James Sutherland History Lecture
The James Sutherland History Lecture takes place at the beginning of each year at the Institutions' headquarters in London. It covers historical topics related to structural engineering.
2019 lecture: Pier Luigi Nervi & the Role of Structure in Architectural Beauty
||5 February 2019
||Registration 17:30; lecture 18:00
||The Institution of Structural Engineers HQ, 47 - 58 Bastwick Street, London, EC1V 3PS
The James Sutherland History Lecture 2019 will be given by Thomas Leslie, author of Beauty’s Rigor: Patterns of Production in the Work of Pier Luigi Nervi. Thomas is currently Morrill Professor in Architecture at Iowa State and holds an adjunct position in the McCormick School of Engineering at Northwestern University.
Pier Luigi Nervi was hailed as a master of structural engineering and architectural form; a “poet in concrete”.
What lay behind Nervi’s uncanny grasp of statics and human scale?
How did his buildings achieve such a fine integration?
Using original drawings from the Nervi archives, digital reconstructions of key works, and Nervi’s own written words, this presentation will explore Nervi’s aesthetic philosophy, showing how he negotiated structural and fabricational ‘truths’ with one another to create works that celebrated the constraints that he practiced within.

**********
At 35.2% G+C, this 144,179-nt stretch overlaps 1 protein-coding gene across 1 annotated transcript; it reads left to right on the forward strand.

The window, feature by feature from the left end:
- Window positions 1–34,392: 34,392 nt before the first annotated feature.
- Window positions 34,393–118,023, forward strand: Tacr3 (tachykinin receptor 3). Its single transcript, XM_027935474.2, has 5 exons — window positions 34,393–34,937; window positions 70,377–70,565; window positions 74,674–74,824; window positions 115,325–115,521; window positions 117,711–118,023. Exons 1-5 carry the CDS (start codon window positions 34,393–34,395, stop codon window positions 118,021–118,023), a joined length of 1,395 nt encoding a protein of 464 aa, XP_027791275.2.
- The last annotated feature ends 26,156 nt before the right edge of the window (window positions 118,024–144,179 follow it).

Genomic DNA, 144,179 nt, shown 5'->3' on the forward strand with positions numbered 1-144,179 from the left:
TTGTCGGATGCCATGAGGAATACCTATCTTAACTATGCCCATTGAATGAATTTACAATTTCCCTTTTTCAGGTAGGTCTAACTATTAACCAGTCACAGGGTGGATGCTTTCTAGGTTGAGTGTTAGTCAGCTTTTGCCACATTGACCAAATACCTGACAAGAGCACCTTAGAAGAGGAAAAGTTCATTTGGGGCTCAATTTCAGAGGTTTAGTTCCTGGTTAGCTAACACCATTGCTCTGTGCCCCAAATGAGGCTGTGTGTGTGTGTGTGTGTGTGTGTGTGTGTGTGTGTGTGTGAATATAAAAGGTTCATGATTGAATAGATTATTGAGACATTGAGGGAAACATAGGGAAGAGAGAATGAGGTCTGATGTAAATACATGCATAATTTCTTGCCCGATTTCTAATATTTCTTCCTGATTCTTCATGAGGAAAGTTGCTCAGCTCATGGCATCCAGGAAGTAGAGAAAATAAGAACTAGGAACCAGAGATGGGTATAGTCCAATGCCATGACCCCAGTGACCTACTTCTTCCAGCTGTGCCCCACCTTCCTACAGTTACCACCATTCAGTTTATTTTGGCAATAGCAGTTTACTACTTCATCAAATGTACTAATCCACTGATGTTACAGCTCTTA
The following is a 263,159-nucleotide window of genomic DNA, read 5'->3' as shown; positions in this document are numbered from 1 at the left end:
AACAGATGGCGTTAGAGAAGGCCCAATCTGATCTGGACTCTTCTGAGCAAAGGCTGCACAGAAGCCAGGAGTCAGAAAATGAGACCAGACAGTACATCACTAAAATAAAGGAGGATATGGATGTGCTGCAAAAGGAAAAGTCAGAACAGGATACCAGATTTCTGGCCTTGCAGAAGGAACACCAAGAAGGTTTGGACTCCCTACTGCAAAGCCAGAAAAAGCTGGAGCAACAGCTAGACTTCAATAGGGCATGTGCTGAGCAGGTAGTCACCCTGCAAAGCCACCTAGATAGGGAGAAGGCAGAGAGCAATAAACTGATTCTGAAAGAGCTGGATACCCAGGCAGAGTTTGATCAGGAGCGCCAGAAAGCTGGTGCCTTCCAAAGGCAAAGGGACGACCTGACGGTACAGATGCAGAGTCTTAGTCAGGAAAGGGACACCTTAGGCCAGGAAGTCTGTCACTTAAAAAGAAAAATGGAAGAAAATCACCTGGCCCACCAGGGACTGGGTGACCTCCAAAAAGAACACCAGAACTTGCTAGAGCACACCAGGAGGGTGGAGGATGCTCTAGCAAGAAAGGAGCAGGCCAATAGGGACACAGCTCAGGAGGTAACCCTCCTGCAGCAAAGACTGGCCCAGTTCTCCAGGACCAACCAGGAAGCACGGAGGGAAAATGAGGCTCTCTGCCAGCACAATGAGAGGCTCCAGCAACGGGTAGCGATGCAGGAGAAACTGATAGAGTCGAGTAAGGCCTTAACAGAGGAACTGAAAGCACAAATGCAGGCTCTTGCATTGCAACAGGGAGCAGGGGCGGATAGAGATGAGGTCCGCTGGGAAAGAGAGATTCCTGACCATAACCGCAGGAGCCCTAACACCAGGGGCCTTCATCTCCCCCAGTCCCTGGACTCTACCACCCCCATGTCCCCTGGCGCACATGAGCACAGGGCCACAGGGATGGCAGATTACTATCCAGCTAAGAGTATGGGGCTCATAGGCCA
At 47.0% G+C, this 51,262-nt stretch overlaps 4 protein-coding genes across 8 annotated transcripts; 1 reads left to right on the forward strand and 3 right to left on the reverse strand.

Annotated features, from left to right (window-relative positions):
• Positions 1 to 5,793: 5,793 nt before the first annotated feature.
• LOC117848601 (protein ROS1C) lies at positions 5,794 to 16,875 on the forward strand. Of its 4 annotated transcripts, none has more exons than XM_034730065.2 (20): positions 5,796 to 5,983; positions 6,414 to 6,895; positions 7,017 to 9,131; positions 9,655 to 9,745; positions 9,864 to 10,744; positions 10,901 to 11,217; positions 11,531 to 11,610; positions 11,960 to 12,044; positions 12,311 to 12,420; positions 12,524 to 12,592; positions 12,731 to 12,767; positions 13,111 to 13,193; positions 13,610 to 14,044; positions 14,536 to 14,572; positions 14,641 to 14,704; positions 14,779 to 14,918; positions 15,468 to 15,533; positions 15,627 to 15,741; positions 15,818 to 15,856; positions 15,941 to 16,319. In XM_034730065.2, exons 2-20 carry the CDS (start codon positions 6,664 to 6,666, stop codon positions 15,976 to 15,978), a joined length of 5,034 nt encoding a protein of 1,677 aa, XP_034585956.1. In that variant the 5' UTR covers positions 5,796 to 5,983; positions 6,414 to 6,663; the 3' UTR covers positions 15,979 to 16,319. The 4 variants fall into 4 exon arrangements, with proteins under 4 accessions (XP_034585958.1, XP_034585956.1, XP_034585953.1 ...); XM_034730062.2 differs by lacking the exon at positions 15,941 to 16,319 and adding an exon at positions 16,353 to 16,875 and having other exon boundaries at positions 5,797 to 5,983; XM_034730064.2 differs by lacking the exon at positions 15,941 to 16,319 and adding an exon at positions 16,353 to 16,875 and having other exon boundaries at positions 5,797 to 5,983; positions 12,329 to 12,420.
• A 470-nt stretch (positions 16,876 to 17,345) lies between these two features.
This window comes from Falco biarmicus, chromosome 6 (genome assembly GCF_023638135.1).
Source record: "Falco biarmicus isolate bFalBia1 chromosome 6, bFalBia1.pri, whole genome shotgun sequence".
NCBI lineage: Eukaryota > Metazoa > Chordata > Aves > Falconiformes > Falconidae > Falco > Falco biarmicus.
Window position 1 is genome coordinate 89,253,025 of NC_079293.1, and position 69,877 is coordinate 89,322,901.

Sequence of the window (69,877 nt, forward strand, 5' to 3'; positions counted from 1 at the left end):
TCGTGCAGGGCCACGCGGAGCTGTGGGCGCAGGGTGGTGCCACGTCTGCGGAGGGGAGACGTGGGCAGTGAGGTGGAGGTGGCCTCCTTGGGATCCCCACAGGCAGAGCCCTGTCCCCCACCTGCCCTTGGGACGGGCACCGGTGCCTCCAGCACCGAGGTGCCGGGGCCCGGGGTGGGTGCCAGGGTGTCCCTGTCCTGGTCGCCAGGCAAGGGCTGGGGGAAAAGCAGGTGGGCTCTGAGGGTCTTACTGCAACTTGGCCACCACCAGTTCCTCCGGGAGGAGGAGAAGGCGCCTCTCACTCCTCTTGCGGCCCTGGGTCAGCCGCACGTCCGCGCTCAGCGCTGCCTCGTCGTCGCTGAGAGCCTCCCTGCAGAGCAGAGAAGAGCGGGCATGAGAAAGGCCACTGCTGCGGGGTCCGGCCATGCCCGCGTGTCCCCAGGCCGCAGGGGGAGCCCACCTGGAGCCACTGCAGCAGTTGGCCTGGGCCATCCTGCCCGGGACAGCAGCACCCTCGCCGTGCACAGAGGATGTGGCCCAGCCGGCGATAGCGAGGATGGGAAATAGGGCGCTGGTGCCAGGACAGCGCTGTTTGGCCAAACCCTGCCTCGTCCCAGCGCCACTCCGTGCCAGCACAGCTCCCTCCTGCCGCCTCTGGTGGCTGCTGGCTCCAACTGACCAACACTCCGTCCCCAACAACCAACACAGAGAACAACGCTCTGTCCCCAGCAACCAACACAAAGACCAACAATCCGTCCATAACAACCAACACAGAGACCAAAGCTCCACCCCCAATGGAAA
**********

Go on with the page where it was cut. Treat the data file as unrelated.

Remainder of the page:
James Sutherland was an engineer of considerable renown, specialising in prestressed and precast concrete structures. James was also a scholar of engineering history, doing substantial work on cast iron amongst other matters.
In 1972, James set up a study group called 'Archaeology of Structures'. In 1973, the group was reformed under the title 'History of Structural Engineering'. The History of Structural Engineering Study Group organised its first annual lecture (then known as the Star History Lecture) in 1989 and this was delivered by Dr. Euan Corbett on 'The rise and fall of iron ship construction'.
In 1992, James Sutherland retired as Convenor of the Group. As an enduring mark of appreciation, the annual lecture was retitled the Sutherland History Lecture. James himself delivered the first lecture under its new title in 1994.
Recordings of previous lectures are available on the Institution’s YouTube channel.